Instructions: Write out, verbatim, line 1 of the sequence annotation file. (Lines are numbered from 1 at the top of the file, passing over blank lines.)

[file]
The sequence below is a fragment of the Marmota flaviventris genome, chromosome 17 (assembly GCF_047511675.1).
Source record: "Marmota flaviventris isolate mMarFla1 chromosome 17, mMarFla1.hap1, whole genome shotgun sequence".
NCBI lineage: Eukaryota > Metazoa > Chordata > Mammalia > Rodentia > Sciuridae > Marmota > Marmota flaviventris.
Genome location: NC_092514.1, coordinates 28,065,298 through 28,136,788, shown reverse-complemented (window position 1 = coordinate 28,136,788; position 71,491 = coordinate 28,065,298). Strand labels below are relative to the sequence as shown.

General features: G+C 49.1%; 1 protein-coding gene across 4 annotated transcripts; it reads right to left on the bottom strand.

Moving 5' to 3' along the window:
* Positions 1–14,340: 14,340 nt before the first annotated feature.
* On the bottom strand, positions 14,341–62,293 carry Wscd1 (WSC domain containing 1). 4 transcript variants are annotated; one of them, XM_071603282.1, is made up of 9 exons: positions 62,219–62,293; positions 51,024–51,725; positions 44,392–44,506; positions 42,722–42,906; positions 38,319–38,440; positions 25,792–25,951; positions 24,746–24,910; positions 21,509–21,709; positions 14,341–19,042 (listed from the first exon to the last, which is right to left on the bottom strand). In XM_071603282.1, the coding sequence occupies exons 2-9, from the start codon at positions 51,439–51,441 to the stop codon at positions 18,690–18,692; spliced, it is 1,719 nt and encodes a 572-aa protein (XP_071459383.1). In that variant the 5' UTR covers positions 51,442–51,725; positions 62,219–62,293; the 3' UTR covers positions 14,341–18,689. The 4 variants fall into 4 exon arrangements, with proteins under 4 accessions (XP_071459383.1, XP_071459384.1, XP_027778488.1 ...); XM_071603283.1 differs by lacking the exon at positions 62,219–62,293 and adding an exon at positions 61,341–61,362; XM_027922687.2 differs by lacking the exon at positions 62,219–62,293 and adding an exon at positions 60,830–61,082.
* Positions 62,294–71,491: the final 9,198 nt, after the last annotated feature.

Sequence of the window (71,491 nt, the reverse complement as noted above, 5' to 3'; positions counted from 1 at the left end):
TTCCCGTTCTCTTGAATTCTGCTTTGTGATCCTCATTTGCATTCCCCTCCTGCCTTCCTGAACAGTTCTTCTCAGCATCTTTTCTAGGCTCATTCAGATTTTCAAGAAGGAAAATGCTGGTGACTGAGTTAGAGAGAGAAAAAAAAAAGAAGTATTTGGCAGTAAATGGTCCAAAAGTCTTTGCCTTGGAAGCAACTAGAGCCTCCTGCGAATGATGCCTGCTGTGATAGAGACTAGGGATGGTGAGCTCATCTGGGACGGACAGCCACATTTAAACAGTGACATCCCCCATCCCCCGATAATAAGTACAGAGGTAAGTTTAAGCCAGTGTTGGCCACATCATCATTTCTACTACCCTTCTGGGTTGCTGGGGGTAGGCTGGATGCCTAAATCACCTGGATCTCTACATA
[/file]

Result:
The sequence below is a fragment of the Marmota flaviventris genome, chromosome 17 (assembly GCF_047511675.1).